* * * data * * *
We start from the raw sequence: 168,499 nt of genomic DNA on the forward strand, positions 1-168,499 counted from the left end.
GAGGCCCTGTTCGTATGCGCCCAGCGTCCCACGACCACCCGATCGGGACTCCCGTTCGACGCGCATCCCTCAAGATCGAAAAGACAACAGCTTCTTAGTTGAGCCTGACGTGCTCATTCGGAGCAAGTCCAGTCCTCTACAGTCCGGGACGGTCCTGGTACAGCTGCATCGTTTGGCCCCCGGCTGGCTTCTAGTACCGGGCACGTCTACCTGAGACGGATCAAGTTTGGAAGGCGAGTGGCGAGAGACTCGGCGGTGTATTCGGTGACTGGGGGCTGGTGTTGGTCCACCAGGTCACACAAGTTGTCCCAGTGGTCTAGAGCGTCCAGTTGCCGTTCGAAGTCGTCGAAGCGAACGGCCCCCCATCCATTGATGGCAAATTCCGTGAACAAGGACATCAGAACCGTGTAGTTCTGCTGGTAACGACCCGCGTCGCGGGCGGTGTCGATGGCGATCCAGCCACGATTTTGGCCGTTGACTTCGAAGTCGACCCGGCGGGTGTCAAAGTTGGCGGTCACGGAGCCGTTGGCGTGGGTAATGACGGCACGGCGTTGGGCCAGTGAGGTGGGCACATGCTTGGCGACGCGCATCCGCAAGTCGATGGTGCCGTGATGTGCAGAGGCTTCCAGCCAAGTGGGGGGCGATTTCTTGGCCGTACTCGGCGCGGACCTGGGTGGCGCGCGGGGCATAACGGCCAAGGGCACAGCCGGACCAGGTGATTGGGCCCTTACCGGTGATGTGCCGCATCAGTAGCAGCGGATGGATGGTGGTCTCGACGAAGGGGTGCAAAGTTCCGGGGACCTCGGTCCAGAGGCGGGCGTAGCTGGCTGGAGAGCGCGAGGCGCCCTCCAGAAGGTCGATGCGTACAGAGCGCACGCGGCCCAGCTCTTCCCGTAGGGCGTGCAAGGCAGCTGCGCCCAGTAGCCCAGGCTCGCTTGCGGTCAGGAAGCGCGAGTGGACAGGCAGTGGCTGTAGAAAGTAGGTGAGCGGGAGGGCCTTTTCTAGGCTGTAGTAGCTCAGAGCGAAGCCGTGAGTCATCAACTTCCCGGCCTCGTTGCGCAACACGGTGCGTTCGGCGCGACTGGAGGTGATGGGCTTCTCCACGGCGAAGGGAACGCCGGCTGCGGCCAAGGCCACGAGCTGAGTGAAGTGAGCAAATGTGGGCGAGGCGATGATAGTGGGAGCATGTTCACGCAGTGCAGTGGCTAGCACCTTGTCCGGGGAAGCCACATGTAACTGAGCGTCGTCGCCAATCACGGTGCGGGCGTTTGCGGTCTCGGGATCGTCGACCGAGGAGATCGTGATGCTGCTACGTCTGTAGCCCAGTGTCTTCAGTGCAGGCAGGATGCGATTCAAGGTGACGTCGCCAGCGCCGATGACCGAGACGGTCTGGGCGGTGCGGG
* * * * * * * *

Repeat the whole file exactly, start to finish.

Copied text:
We start from the raw sequence: 168,499 nt of genomic DNA on the forward strand, positions 1-168,499 counted from the left end.
GAGGCCCTGTTCGTATGCGCCCAGCGTCCCACGACCACCCGATCGGGACTCCCGTTCGACGCGCATCCCTCAAGATCGAAAAGACAACAGCTTCTTAGTTGAGCCTGACGTGCTCATTCGGAGCAAGTCCAGTCCTCTACAGTCCGGGACGGTCCTGGTACAGCTGCATCGTTTGGCCCCCGGCTGGCTTCTAGTACCGGGCACGTCTACCTGAGACGGATCAAGTTTGGAAGGCGAGTGGCGAGAGACTCGGCGGTGTATTCGGTGACTGGGGGCTGGTGTTGGTCCACCAGGTCACACAAGTTGTCCCAGTGGTCTAGAGCGTCCAGTTGCCGTTCGAAGTCGTCGAAGCGAACGGCCCCCCATCCATTGATGGCAAATTCCGTGAACAAGGACATCAGAACCGTGTAGTTCTGCTGGTAACGACCCGCGTCGCGGGCGGTGTCGATGGCGATCCAGCCACGATTTTGGCCGTTGACTTCGAAGTCGACCCGGCGGGTGTCAAAGTTGGCGGTCACGGAGCCGTTGGCGTGGGTAATGACGGCACGGCGTTGGGCCAGTGAGGTGGGCACATGCTTGGCGACGCGCATCCGCAAGTCGATGGTGCCGTGATGTGCAGAGGCTTCCAGCCAAGTGGGGGGCGATTTCTTGGCCGTACTCGGCGCGGACCTGGGTGGCGCGCGGGGCATAACGGCCAAGGGCACAGCCGGACCAGGTGATTGGGCCCTTACCGGTGATGTGCCGCATCAGTAGCAGCGGATGGATGGTGGTCTCGACGAAGGGGTGCAAAGTTCCGGGGACCTCGGTCCAGAGGCGGGCGTAGCTGGCTGGAGAGCGCGAGGCGCCCTCCAGAAGGTCGATGCGTACAGAGCGCACGCGGCCCAGCTCTTCCCGTAGGGCGTGCAAGGCAGCTGCGCCCAGTAGCCCAGGCTCGCTTGCGGTCAGGAAGCGCGAGTGGACAGGCAGTGGCTGTAGAAAGTAGGTGAGCGGGAGGGCCTTTTCTAGGCTGTAGTAGCTCAGAGCGAAGCCGTGAGTCATCAACTTCCCGGCCTCGTTGCGCAACACGGTGCGTTCGGCGCGACTGGAGGTGATGGGCTTCTCCACGGCGAAGGGAACGCCGGCTGCGGCCAAGGCCACGAGCTGAGTGAAGTGAGCAAATGTGGGCGAGGCGATGATAGTGGGAGCATGTTCACGCAGTGCAGTGGCTAGCACCTTGTCCGGGGAAGCCACATGTAACTGAGCGTCGTCGCCAATCACGGTGCGGGCGTTTGCGGTCTCGGGATCGTCGACCGAGGAGATCGTGATGCTGCTACGTCTGTAGCCCAGTGTCTTCAGTGCAGGCAGGATGCGATTCAAGGTGACGTCGCCAGCGCCGATGACCGAGACGGTCTGGGCGGTGCGGG